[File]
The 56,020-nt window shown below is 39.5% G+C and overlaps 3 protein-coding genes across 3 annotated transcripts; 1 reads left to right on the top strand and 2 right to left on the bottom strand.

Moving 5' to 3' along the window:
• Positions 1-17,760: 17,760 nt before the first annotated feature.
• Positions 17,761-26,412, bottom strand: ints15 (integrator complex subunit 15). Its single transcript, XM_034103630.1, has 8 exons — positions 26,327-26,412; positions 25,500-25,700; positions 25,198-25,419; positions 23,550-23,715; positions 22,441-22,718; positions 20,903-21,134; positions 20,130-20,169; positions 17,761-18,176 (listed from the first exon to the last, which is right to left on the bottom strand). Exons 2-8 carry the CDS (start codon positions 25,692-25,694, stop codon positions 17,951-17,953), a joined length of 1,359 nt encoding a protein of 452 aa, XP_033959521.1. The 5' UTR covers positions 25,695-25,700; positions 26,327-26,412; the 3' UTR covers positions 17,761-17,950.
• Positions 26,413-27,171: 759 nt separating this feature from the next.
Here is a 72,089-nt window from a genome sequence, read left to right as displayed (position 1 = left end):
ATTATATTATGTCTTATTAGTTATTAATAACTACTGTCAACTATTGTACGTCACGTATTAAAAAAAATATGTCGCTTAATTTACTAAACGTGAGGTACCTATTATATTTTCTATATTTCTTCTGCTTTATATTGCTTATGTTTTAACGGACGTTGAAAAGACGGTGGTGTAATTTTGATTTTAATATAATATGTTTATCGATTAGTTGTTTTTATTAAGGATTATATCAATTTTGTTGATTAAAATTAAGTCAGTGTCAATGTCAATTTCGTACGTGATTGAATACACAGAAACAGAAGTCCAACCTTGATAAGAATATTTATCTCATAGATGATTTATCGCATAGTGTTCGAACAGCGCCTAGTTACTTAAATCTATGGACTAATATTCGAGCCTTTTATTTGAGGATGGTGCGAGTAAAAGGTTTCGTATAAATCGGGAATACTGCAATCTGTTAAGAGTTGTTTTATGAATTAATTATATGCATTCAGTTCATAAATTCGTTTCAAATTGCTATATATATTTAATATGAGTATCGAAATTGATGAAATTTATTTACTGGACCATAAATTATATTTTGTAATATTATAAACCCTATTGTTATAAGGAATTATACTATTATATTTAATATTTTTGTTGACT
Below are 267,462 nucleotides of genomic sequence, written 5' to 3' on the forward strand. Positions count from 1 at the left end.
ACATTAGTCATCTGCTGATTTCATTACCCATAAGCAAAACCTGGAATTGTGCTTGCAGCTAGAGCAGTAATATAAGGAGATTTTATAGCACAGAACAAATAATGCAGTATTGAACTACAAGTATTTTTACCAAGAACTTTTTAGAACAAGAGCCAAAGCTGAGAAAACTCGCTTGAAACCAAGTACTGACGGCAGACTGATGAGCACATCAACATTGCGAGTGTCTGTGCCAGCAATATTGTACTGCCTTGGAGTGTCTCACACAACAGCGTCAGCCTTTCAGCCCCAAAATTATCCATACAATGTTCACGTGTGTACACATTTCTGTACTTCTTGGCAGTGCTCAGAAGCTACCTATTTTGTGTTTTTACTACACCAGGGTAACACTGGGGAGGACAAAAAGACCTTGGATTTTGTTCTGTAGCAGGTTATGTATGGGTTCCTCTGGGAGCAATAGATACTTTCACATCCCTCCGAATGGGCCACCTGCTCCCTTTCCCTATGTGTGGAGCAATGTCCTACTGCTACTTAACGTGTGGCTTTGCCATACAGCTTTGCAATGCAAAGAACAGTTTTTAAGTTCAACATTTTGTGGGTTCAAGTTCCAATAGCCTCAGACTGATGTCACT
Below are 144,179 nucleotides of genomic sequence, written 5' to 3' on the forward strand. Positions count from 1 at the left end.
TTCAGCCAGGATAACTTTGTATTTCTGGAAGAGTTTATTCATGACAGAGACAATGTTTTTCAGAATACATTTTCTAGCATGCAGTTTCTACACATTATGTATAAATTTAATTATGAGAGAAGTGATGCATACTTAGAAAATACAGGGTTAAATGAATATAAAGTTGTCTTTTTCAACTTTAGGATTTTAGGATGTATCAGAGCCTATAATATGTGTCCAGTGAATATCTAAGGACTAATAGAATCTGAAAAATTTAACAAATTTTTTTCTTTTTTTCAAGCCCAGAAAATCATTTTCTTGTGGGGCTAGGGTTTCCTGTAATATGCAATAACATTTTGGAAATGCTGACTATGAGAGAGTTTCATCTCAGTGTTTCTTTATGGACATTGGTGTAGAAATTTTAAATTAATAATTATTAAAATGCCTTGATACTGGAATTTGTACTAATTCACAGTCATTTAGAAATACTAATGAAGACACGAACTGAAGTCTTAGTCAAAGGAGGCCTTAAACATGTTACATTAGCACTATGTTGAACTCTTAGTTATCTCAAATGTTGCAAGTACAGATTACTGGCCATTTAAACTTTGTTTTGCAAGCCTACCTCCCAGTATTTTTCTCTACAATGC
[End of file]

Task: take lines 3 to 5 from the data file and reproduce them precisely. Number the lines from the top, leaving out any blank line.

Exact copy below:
• Positions 1-17,760: 17,760 nt before the first annotated feature.
• Positions 17,761-26,412, bottom strand: ints15 (integrator complex subunit 15). Its single transcript, XM_034103630.1, has 8 exons — positions 26,327-26,412; positions 25,500-25,700; positions 25,198-25,419; positions 23,550-23,715; positions 22,441-22,718; positions 20,903-21,134; positions 20,130-20,169; positions 17,761-18,176 (listed from the first exon to the last, which is right to left on the bottom strand). Exons 2-8 carry the CDS (start codon positions 25,692-25,694, stop codon positions 17,951-17,953), a joined length of 1,359 nt encoding a protein of 452 aa, XP_033959521.1. The 5' UTR covers positions 25,695-25,700; positions 26,327-26,412; the 3' UTR covers positions 17,761-17,950.
• Positions 26,413-27,171: 759 nt separating this feature from the next.